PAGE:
World heavyweight champion Anthony Joshua has made a substantial donation to helped fund amateur boxing in Britain – saying he hopes “we have not lost the next generation” of fighters.
Some clubs have been forced to close during the pandemic and there has been no government support for boxing.
Briton Joshua, 31, gave a six-figure sum to the amateur boxing federations of England, Wales and Scotland.
“Without grassroots boxing, there is no Anthony Joshua,” he said.
“The doors to these gyms are always open to any kid from any background,” Joshua, who turned professional after winning Olympic gold as an amateur at London 2012, told BBC sports editor Dan Roan.
“If I was 18 again and I was in a position where the gym was closed and it might not open, I would be devastated.
“It’s not just financial help. I will often try and motivate these kids by being amongst them, bringing my belts down and training with them.
“I believe in the next 10-15 years, you are going to see the leaders of tomorrow, but I hope it’s not 25-30 years because we have lost this next generation.”
Funding will be provided to the clubs most in need.
Gethin Jenkins, Chairman of England Boxing, said: “We are delighted and we thank Anthony for this much-needed financial support and for drawing attention to the role and support the clubs offer in their local communities and with it the need for greater government support to grassroots boxing clubs.”
Joshua first became world champion in 2016 when he beat American Charles Martin to win the IBF title.
His most recent fight was a ninth-round stoppage of Bulgarian Kubrat Pulev at Wembley Arena on 12 December.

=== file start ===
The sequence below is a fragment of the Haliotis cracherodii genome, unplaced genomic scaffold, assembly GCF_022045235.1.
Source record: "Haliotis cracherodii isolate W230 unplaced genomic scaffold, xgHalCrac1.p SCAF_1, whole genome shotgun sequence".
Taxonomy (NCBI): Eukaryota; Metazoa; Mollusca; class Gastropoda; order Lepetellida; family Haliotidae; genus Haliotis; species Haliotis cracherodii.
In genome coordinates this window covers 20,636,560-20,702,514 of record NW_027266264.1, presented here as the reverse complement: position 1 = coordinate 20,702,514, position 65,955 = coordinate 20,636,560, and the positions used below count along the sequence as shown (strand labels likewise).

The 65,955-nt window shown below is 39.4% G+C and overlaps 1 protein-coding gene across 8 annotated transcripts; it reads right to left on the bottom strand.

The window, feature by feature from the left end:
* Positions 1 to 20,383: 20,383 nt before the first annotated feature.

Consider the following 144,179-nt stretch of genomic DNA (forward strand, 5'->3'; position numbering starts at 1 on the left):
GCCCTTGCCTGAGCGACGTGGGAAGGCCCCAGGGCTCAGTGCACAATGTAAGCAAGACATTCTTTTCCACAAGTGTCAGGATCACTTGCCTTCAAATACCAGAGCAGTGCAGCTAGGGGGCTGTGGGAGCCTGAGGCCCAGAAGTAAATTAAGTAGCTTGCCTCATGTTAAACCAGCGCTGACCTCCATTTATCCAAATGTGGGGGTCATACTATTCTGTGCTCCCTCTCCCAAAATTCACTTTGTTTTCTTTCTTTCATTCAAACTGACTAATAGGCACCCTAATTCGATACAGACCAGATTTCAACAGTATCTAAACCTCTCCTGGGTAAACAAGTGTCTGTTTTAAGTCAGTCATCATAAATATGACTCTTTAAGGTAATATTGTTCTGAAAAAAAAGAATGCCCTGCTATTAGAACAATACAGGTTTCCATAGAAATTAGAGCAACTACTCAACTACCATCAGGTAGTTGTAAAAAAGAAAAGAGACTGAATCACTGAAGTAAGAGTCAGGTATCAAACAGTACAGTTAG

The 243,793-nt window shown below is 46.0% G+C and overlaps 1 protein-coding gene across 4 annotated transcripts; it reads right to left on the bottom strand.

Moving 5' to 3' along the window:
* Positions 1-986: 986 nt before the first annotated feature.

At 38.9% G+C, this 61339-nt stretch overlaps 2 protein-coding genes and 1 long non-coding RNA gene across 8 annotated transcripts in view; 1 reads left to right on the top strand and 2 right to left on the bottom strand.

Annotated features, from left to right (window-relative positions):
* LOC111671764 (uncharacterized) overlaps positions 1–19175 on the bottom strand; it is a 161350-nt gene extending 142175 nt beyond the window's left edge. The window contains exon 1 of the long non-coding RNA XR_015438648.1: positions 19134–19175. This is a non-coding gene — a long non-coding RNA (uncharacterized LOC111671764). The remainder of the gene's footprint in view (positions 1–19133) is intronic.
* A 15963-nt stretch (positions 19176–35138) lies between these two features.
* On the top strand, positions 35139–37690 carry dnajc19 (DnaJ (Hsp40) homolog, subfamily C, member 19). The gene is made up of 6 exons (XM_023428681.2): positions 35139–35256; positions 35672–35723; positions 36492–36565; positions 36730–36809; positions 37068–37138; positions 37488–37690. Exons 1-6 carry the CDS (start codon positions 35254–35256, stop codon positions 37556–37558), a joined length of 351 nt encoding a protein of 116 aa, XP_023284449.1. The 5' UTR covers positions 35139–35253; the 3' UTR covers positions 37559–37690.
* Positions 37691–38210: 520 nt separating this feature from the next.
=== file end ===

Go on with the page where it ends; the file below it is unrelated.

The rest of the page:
‘I’m certain it will happen’
Joshua, who holds the IBF, WBA and WBO titles and compatriot Tyson Fury, who is the WBC champion, currently occupy all of the world heavyweight titles between them, and the former says he is “certain” the pair will meet in a unification bout in 2021.
Both fighters have progressed from the amateur ranks and Joshua says “the world’s eyes will be watching” their fight.
“I’m certain [it is going to happen], I’m keen and I’m ready,” said Joshua.
“It’s about me challenging myself and getting my hands on that WBC belt because I want to be an undisputed heavyweight champion. That is legacy.”
With rumours of the fight being agreed in a lucrative deal overseas, Joshua said he “prays” the bout happens in Britain, but he is “more interested in the fight than where it happens”.
“We are aiming for some time in June so it gives us a window to assess the situation with the [Covid-19] pandemic here.
“I will do it any time and any place, but until that fight is reality and his signature is on the dotted line, I’m not really going to talk about it.”